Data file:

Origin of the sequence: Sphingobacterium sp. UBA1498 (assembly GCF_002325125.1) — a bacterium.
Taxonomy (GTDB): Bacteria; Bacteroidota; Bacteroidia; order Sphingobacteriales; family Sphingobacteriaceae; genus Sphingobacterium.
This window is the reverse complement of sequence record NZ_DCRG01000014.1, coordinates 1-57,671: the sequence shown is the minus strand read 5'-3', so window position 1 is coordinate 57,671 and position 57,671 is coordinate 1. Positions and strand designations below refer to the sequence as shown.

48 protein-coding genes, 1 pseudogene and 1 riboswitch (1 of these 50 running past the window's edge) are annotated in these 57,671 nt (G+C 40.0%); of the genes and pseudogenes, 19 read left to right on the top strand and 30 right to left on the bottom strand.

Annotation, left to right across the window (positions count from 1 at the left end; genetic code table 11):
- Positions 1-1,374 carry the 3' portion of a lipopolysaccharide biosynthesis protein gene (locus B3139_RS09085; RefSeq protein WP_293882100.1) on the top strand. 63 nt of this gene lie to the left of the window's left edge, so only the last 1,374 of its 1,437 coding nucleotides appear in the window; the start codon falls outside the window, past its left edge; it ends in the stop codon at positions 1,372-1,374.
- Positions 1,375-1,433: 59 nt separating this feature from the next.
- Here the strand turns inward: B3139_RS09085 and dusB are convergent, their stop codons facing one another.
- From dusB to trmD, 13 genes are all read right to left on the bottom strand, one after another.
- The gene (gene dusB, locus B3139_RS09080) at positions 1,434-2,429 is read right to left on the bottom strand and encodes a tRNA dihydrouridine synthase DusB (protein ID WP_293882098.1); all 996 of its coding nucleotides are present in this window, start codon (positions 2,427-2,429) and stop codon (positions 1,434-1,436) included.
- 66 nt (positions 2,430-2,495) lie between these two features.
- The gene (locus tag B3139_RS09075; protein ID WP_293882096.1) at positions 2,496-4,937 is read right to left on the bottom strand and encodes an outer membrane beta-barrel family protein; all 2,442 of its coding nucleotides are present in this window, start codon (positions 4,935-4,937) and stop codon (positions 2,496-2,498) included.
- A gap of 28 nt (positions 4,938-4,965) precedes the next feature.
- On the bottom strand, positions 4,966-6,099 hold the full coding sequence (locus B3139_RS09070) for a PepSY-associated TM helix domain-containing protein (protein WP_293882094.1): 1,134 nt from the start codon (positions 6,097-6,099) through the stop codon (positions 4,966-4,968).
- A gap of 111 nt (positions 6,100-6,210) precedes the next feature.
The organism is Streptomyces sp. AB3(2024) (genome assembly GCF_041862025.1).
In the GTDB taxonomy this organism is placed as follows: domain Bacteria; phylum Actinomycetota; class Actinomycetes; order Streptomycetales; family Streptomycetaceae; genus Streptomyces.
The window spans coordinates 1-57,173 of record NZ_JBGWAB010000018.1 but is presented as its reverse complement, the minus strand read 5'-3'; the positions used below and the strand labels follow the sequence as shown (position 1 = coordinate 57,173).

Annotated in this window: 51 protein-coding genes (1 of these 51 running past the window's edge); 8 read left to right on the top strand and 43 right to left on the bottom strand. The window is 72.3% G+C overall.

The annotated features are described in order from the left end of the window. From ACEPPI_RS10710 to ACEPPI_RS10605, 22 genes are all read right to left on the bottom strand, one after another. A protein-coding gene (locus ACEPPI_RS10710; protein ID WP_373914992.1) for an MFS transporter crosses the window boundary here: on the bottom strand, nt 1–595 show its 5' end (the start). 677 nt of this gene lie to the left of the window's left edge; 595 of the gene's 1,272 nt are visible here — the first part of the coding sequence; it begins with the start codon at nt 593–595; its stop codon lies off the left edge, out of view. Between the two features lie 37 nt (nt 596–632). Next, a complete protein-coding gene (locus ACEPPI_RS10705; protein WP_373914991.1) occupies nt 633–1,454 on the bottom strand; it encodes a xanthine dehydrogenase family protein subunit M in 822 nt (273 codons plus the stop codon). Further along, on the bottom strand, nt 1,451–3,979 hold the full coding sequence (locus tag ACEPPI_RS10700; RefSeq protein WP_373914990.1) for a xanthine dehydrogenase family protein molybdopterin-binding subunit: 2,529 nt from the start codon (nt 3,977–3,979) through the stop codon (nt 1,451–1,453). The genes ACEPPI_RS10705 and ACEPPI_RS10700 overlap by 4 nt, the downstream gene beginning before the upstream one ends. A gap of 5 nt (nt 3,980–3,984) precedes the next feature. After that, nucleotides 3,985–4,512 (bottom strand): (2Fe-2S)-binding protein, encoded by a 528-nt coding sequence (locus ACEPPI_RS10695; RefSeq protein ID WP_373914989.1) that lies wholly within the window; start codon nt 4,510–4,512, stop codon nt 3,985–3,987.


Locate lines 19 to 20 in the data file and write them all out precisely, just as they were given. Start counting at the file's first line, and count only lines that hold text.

Annotated in this window: 51 protein-coding genes (1 of these 51 running past the window's edge); 8 read left to right on the top strand and 43 right to left on the bottom strand. The window is 72.3% G+C overall.

The annotated features are described in order from the left end of the window. From ACEPPI_RS10710 to ACEPPI_RS10605, 22 genes are all read right to left on the bottom strand, one after another. A protein-coding gene (locus ACEPPI_RS10710; protein ID WP_373914992.1) for an MFS transporter crosses the window boundary here: on the bottom strand, nt 1–595 show its 5' end (the start). 677 nt of this gene lie to the left of the window's left edge; 595 of the gene's 1,272 nt are visible here — the first part of the coding sequence; it begins with the start codon at nt 593–595; its stop codon lies off the left edge, out of view. Between the two features lie 37 nt (nt 596–632). Next, a complete protein-coding gene (locus ACEPPI_RS10705; protein WP_373914991.1) occupies nt 633–1,454 on the bottom strand; it encodes a xanthine dehydrogenase family protein subunit M in 822 nt (273 codons plus the stop codon). Further along, on the bottom strand, nt 1,451–3,979 hold the full coding sequence (locus tag ACEPPI_RS10700; RefSeq protein WP_373914990.1) for a xanthine dehydrogenase family protein molybdopterin-binding subunit: 2,529 nt from the start codon (nt 3,977–3,979) through the stop codon (nt 1,451–1,453). The genes ACEPPI_RS10705 and ACEPPI_RS10700 overlap by 4 nt, the downstream gene beginning before the upstream one ends. A gap of 5 nt (nt 3,980–3,984) precedes the next feature. After that, nucleotides 3,985–4,512 (bottom strand): (2Fe-2S)-binding protein, encoded by a 528-nt coding sequence (locus ACEPPI_RS10695; RefSeq protein ID WP_373914989.1) that lies wholly within the window; start codon nt 4,510–4,512, stop codon nt 3,985–3,987.